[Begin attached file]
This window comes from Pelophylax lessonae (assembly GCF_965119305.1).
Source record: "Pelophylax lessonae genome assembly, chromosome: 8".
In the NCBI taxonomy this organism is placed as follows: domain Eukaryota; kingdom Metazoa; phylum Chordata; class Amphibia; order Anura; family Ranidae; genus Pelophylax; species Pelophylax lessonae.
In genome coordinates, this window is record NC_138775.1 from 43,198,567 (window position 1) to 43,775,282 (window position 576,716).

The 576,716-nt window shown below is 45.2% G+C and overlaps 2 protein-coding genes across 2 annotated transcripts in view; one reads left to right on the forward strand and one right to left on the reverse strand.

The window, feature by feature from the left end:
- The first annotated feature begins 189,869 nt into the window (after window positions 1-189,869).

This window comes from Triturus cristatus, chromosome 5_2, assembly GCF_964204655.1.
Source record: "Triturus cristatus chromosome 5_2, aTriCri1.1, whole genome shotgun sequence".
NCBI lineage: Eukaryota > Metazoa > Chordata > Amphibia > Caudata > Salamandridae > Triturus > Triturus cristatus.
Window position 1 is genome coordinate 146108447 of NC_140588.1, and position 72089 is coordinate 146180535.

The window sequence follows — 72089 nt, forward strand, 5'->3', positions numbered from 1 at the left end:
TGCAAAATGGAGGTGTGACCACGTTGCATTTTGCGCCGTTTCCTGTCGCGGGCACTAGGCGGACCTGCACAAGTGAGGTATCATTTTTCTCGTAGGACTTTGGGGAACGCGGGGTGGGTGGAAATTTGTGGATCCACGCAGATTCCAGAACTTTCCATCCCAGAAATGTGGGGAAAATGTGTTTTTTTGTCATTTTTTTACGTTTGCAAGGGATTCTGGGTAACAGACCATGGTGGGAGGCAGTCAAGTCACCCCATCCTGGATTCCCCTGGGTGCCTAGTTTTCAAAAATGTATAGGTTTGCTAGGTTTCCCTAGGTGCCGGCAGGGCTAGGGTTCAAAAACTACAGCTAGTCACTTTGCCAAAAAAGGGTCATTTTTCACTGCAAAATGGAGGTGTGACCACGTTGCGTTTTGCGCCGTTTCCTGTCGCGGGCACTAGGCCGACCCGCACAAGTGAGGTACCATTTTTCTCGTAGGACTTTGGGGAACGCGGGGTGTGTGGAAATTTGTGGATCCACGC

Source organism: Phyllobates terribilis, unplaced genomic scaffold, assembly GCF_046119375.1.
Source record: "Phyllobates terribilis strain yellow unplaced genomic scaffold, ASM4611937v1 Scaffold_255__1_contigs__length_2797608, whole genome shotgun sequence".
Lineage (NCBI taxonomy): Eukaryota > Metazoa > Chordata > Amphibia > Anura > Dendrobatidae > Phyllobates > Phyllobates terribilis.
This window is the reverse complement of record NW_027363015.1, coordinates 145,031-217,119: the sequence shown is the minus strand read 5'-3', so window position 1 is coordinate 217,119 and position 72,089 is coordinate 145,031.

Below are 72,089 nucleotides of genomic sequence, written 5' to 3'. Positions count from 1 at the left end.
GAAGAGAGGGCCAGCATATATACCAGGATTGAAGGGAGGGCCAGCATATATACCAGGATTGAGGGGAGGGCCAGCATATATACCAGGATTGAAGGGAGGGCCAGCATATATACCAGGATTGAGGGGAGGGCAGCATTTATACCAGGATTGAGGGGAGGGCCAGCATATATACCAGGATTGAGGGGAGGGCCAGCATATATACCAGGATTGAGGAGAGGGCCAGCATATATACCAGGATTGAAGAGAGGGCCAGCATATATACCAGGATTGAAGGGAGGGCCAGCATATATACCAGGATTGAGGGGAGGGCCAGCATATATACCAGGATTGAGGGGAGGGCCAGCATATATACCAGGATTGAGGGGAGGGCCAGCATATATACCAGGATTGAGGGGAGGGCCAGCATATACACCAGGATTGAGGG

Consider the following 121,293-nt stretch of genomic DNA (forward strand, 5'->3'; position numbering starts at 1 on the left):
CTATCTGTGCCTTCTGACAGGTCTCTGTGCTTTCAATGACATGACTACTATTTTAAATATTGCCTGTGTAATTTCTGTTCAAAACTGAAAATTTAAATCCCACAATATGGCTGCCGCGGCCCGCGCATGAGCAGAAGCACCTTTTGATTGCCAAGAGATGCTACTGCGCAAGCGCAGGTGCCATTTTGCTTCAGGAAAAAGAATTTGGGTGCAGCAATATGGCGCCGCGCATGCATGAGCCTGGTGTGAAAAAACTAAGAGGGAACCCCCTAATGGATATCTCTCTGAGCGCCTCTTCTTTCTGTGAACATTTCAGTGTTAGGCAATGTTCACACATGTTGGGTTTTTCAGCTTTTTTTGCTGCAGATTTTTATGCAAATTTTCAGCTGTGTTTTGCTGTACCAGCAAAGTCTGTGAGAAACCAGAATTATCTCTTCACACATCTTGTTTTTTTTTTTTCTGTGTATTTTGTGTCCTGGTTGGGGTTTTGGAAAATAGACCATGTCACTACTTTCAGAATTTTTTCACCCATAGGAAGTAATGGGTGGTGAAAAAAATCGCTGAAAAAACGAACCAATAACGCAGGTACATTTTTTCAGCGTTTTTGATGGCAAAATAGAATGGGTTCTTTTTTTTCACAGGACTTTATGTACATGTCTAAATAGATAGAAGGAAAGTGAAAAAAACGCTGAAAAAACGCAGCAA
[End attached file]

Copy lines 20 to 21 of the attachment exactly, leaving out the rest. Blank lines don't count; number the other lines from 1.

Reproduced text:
Consider the following 121,293-nt stretch of genomic DNA (forward strand, 5'->3'; position numbering starts at 1 on the left):
CTATCTGTGCCTTCTGACAGGTCTCTGTGCTTTCAATGACATGACTACTATTTTAAATATTGCCTGTGTAATTTCTGTTCAAAACTGAAAATTTAAATCCCACAATATGGCTGCCGCGGCCCGCGCATGAGCAGAAGCACCTTTTGATTGCCAAGAGATGCTACTGCGCAAGCGCAGGTGCCATTTTGCTTCAGGAAAAAGAATTTGGGTGCAGCAATATGGCGCCGCGCATGCATGAGCCTGGTGTGAAAAAACTAAGAGGGAACCCCCTAATGGATATCTCTCTGAGCGCCTCTTCTTTCTGTGAACATTTCAGTGTTAGGCAATGTTCACACATGTTGGGTTTTTCAGCTTTTTTTGCTGCAGATTTTTATGCAAATTTTCAGCTGTGTTTTGCTGTACCAGCAAAGTCTGTGAGAAACCAGAATTATCTCTTCACACATCTTGTTTTTTTTTTTTCTGTGTATTTTGTGTCCTGGTTGGGGTTTTGGAAAATAGACCATGTCACTACTTTCAGAATTTTTTCACCCATAGGAAGTAATGGGTGGTGAAAAAAATCGCTGAAAAAACGAACCAATAACGCAGGTACATTTTTTCAGCGTTTTTGATGGCAAAATAGAATGGGTTCTTTTTTTTCACAGGACTTTATGTACATGTCTAAATAGATAGAAGGAAAGTGAAAAAAACGCTGAAAAAACGCAGCAA